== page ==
Given such an expressive geo-ontology, location-based inferencing may be performed when mashing up geo-data corresponding to different levels of granularity. For example, given the parent-child relationship, data corresponding to a city can be integrated with the state/province in which it is located. In addition to geo-data mashup, semantic mashup can occur between different types of ontologies, including geo-ontologies and bio-ontologies (e.g., Gene Ontology [42] and Sequence Ontology [43]), and others (Figure 5[34,35]).

thumbnailFigure 5. Geo-ontology-aided semantic search of Web resources (Kamel Boulos, 2002). Metadata alone are not enough for successful retrieval of the Web resource/page shown in this figure. In this example, even though the resource and its metadata do not mention 'exposure risk to Borrelia Burgdorferi in north-eastern United States', a multiple ontology (geo-ontology and disease ontology)-assisted search for 'exposure risk to Borrelia Burgdorferi in north-eastern United States' would be able to find the resource [34].

While machine-readable/machine-understandable data are essential to semantic mashup, most current Web content is only human readable. To bridge the gap between human readability and machine readability, RDFa (RDF attributes) [44] has been proposed to incorporate Semantic Web methods (RDF) into Web pages (i.e., into HTML – the HyperText Markup Language). RDFa provides a set of HTML attributes to augment visual data with machine-readable contexts. In addition to RDFa, the GRDDL (Gleaning Resource Descriptions from Dialects of Languages) specification [45] introduces markup based on existing standards for declaring that an XML (eXtensible Markup Language) document includes data compatible with RDF and for linking to algorithms (typically represented in XSLT – eXtensible Stylesheet Language Transformations [46]).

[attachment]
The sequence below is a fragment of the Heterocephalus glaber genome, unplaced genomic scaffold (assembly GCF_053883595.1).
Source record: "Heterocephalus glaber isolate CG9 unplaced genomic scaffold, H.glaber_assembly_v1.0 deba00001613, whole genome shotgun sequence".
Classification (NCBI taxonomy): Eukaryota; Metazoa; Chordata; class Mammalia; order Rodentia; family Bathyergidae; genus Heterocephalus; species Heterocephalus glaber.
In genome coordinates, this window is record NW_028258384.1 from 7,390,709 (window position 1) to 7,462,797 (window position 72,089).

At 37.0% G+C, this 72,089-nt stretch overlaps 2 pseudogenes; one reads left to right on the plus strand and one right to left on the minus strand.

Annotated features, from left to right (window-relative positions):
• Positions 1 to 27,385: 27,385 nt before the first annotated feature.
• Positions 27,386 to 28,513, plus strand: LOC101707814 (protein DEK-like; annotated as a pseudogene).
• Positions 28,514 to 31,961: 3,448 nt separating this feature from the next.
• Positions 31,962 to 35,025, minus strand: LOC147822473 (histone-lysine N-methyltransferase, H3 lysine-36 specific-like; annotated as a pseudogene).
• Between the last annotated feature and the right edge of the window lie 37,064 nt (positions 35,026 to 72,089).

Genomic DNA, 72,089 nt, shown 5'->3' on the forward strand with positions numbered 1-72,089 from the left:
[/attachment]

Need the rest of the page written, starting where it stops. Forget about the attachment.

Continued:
Mashup song #4: from Yahoo! Pipes to 3-D, avatar-inhabited geo-mashups

Like the first "song" in this "playlist", this "song" also starts in Yahoo! Pipes [22]. Yahoo! Pipes offers thousands of ready and free-to-use Pipes like the 'RSS 2 Geo' Pipe [47], which we were able to use to geo-encode and map the 'Latest articles' RSS feed from the International Journal of Health Geographics [48] as shown in Figure 6, without doing any coding or modification to the Pipe or to our RSS feed. Pipes can also be 'cloned', i.e., imported to one's account in Yahoo! Pipes, and then edited or remixed (as sub-pipes) in an intuitive, Web-based visual Pipe editor (Figures 2 and 7), to create and publish modified or more complex Pipes and mashups [49,50].

thumbnailFigure 6. Mapping the 'Latest articles' RSS feed from the International Journal of Health Geographics using the 'RSS 2 Geo' Pipe. The screenshot shows one of the articles published by the International Journal of Health Geographics in June 2008 correctly mapped to Indonesia, the country name that appears in the article's title.

thumbnailFigure 7. Source of the 'GeoAnnotated Yahoo! Health News Mashup' in Yahoo! Pipes editor. The URI of the GeoRSS output from GeoNames (the URL Builder module highlighted in orange in this screenshot) is shown in the gray pane at the bottom [54].

We cloned two publicly available, community-user-contributed Pipes originally created to map the latest news stories from Yahoo! and Reuters, with the goal of editing them to make them more specialized, so that they only map the latest health news items from Yahoo! and Reuters. The modified Pipes are available at [51]. They use the GeoNames RSS-to-GeoRSS Web service [39] to add location information to Yahoo! and Reuters' 'health' RSS newsfeeds (Figure 7). The results are then displayed using the Yahoo! Maps AJAX (Asynchronous JavaScript and XML) API [52], thanks to Yahoo! Pipes' Location Extractor module [53].